Get ready for characters including The Shirtless Painter, Long-Haired Businessmen, and Pigeon Man. They’re aptly named, but for a better sense of what’s in store, here’s a taste of ASMR with Kelly Whispers:

Watch FOD TV every Saturday night during IFC’s regularly scheduled movies.

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Wicked Good

See More Evil

Stan Against Evil Season 1 is on Hulu.

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Okay, so you missed the entire first season of Stan Against Evil. There’s no shame in that, per se. But here’s the thing: Season 2 is just around the corner and you don’t want to lag behind. After all, Season 1 had some critical character development, not to mention countless plot twists, and a breathless finale cliffhanger that’s been begging for resolution since last fall. It also had this:

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The good news is that you can catch up right now on Hulu. Phew. But if you aren’t streaming yet, here’s a basic primer…

Willards Mill Is Evil

Stan spent his whole career as sheriff oblivious to the fact that his town has a nasty curse. Mostly because his recently-deceased wife was secretly killing demons and keeping Stan alive.

Demons Really Want To Kill Stan

The curse on Willards Mill stipulates that damned souls must hunt and kill each and every town sheriff, or “constable.” Oh, and these demons are shockingly creative.

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They Also Want To Kill Evie

Why? Because Evie’s a sheriff too, and the curse on Willard’s Mill doesn’t have a “one at a time” clause. Bummer, Evie.

Stan and Evie Must Work Together

Beating the curse will take two, baby, but that’s easier said than done because Stan doesn’t always seem to give a damn. Damn!

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Beware of Goats

It goes without saying for anyone who’s seen the show: If you know that ancient evil wants to kill you, be wary of anything that has cloven feet.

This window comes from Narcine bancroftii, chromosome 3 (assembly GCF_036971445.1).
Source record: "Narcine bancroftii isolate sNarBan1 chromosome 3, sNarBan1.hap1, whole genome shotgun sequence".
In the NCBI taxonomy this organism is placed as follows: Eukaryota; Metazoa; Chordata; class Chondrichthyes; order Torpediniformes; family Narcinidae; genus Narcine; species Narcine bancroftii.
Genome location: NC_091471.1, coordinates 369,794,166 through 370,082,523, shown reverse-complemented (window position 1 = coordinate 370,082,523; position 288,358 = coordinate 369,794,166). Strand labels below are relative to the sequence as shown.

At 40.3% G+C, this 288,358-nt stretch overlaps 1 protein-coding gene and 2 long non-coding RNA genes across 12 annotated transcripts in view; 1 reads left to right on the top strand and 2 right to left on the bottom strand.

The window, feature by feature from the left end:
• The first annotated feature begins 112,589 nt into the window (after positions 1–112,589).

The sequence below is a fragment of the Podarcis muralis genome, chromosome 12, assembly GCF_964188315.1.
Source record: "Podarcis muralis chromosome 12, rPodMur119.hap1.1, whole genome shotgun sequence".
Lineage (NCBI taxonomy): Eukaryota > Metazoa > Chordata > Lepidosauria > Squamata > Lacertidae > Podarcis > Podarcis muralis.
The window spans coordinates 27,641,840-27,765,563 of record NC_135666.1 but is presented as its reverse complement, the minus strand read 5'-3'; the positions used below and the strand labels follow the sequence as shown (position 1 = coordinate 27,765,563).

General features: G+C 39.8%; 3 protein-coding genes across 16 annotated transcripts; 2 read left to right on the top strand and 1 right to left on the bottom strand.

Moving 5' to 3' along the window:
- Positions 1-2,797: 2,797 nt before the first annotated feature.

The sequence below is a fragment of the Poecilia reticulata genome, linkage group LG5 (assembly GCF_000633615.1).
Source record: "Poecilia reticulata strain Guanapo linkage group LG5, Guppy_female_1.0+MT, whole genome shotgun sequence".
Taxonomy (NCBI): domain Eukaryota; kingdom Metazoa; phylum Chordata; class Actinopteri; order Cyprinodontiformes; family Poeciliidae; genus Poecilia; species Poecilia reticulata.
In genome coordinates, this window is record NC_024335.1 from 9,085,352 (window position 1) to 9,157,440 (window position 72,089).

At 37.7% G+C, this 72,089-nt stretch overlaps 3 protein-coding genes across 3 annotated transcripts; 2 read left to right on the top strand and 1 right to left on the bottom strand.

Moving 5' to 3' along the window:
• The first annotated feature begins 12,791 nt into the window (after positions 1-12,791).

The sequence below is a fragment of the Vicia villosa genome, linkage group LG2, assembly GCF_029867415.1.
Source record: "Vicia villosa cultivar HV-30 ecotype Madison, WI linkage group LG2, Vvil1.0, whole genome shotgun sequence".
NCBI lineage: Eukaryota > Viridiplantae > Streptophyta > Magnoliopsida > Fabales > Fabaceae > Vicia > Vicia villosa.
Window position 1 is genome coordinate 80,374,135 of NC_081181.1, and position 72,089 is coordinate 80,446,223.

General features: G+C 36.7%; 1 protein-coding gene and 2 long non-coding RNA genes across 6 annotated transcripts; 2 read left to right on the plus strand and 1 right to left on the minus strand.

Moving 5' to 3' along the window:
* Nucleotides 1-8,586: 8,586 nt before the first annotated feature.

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Season 2 Is Lurking

Scary new things are slouching towards Willards Mill. An impending darkness descending on Stan, Evie and their cohort – eviler evil, more demony demons, and whatnot. And if Stan wants to survive, he’ll have to get even Stanlier.

Stan Against Evil Season 1 is now streaming right now on Hulu.

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SO EXCITED!!!

Reminders that the ’90s were a thing

"The Place We Live" is available for a Jessie Spano-level binge on Comedy Crib.

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Unless you stopped paying attention to the world at large in 1989, you are of course aware that the ’90s are having their pop cultural second coming. Nobody is more acutely aware of this than Dara Katz and Betsy Kenney, two comedians who met doing improv comedy and have just made their Comedy Crib debut with the hilarious ’90s TV throwback series, The Place We Live.

IFC: How would you describe “The Place We Live” to a fancy network executive you just met in an elevator?

Dara: It’s everything you loved–or loved to hate—from Melrose Place and 90210 but condensed to five minutes, funny (on purpose) and totally absurd.

IFC: How would you describe “The Place We Live” to a drunk friend of a friend you met in a bar?

Betsy: “Hey Todd, why don’t you have a sip of water. Also, I think you’ll love The Place We Live because everyone has issues…just like you, Todd.”

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IFC: When you were living through the ’90s, did you think it was television’s golden age or the pop culture apocalypse?


Betsy: I wasn’t sure I knew what it was, I just knew I loved it!


Dara: Same. Was just happy that my parents let me watch. But looking back, the ’90s honored The Teen. And for that, it’s the golden age of pop culture. 

IFC: Which ’90s shows did you mine for the series, and why?

Betsy: Melrose and 90210 for the most part. If you watch an episode of either of those shows you’ll see they’re a comedic gold mine. In one single episode, they cover serious crimes, drug problems, sex and working in a law firm and/or gallery, all while being young, hot and skinny.


Dara: And almost any series we were watching in the ’90s, Full House, Saved By the Bell, My So Called Life has very similar themes, archetypes and really stupid-intense drama. We took from a lot of places. 

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IFC: How would you describe each of the show’s characters in terms of their ’90s TV stereotype?

Dara: Autumn (Sunita Mani) is the femme fatale. Robin (Dara Katz) is the book worm (because she wears glasses). Candace (Betsy Kenney) is Corey’s twin and gives great advice and has really great hair. Corey (Casey Jost) is the boy next door/popular guy. Candace and Corey’s parents decided to live in a car so the gang can live in their house. 
Lee (Jonathan Braylock) is the jock.

IFC: Why do you think the world is ready for this series?

Dara: Because everyone’s feeling major ’90s nostalgia right now, and this is that, on steroids while also being a totally new, silly thing.

Delight in the whole season of The Place We Live right now on IFC’s Comedy Crib. It’ll take you back in all the right ways.